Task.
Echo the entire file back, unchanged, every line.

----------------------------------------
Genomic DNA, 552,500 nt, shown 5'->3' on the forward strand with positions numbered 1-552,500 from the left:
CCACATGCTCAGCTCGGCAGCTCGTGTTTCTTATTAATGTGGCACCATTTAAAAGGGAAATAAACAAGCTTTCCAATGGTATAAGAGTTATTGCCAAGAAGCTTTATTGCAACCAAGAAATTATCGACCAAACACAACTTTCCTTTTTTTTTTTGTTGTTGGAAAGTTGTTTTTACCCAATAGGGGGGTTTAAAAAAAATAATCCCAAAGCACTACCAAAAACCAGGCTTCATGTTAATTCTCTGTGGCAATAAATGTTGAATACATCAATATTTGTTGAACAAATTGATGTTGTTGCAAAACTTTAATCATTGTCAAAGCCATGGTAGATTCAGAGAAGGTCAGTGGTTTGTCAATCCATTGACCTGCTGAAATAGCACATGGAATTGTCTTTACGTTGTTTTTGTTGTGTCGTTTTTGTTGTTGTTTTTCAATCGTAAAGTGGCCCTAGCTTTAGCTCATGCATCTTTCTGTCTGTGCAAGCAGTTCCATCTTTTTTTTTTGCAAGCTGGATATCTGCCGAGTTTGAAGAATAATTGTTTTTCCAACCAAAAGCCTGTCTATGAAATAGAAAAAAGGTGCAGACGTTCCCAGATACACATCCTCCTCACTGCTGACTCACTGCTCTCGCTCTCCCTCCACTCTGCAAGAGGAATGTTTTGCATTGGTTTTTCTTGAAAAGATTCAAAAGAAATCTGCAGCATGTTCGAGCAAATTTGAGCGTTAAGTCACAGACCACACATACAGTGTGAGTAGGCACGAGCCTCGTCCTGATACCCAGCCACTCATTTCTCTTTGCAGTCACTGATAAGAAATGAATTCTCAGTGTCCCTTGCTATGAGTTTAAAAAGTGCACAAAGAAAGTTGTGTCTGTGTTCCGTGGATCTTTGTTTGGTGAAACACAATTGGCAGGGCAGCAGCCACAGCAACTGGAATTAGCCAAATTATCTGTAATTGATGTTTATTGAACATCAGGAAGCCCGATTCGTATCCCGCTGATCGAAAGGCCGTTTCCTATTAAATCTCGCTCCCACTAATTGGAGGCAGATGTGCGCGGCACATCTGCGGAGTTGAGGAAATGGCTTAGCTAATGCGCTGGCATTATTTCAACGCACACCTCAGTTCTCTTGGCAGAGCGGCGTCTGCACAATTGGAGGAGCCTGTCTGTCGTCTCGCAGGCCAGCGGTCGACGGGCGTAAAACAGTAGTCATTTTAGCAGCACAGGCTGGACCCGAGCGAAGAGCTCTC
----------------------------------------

Genomic DNA, 552,500 nt, shown 5'->3' on the forward strand with positions numbered 1-552,500 from the left:
CCACATGCTCAGCTCGGCAGCTCGTGTTTCTTATTAATGTGGCACCATTTAAAAGGGAAATAAACAAGCTTTCCAATGGTATAAGAGTTATTGCCAAGAAGCTTTATTGCAACCAAGAAATTATCGACCAAACACAACTTTCCTTTTTTTTTTTGTTGTTGGAAAGTTGTTTTTACCCAATAGGGGGGTTTAAAAAAAATAATCCCAAAGCACTACCAAAAACCAGGCTTCATGTTAATTCTCTGTGGCAATAAATGTTGAATACATCAATATTTGTTGAACAAATTGATGTTGTTGCAAAACTTTAATCATTGTCAAAGCCATGGTAGATTCAGAGAAGGTCAGTGGTTTGTCAATCCATTGACCTGCTGAAATAGCACATGGAATTGTCTTTACGTTGTTTTTGTTGTGTCGTTTTTGTTGTTGTTTTTCAATCGTAAAGTGGCCCTAGCTTTAGCTCATGCATCTTTCTGTCTGTGCAAGCAGTTCCATCTTTTTTTTTTGCAAGCTGGATATCTGCCGAGTTTGAAGAATAATTGTTTTTCCAACCAAAAGCCTGTCTATGAAATAGAAAAAAGGTGCAGACGTTCCCAGATACACATCCTCCTCACTGCTGACTCACTGCTCTCGCTCTCCCTCCACTCTGCAAGAGGAATGTTTTGCATTGGTTTTTCTTGAAAAGATTCAAAAGAAATCTGCAGCATGTTCGAGCAAATTTGAGCGTTAAGTCACAGACCACACATACAGTGTGAGTAGGCACGAGCCTCGTCCTGATACCCAGCCACTCATTTCTCTTTGCAGTCACTGATAAGAAATGAATTCTCAGTGTCCCTTGCTATGAGTTTAAAAAGTGCACAAAGAAAGTTGTGTCTGTGTTCCGTGGATCTTTGTTTGGTGAAACACAATTGGCAGGGCAGCAGCCACAGCAACTGGAATTAGCCAAATTATCTGTAATTGATGTTTATTGAACATCAGGAAGCCCGATTCGTATCCCGCTGATCGAAAGGCCGTTTCCTATTAAATCTCGCTCCCACTAATTGGAGGCAGATGTGCGCGGCACATCTGCGGAGTTGAGGAAATGGCTTAGCTAATGCGCTGGCATTATTTCAACGCACACCTCAGTTCTCTTGGCAGAGCGGCGTCTGCACAATTGGAGGAGCCTGTCTGTCGTCTCGCAGGCCAGCGGTCGACGGGCGTAAAACAGTAGTCATTTTAGCAGCACAGGCTGGACCCGAGCGAAGAGCTCTC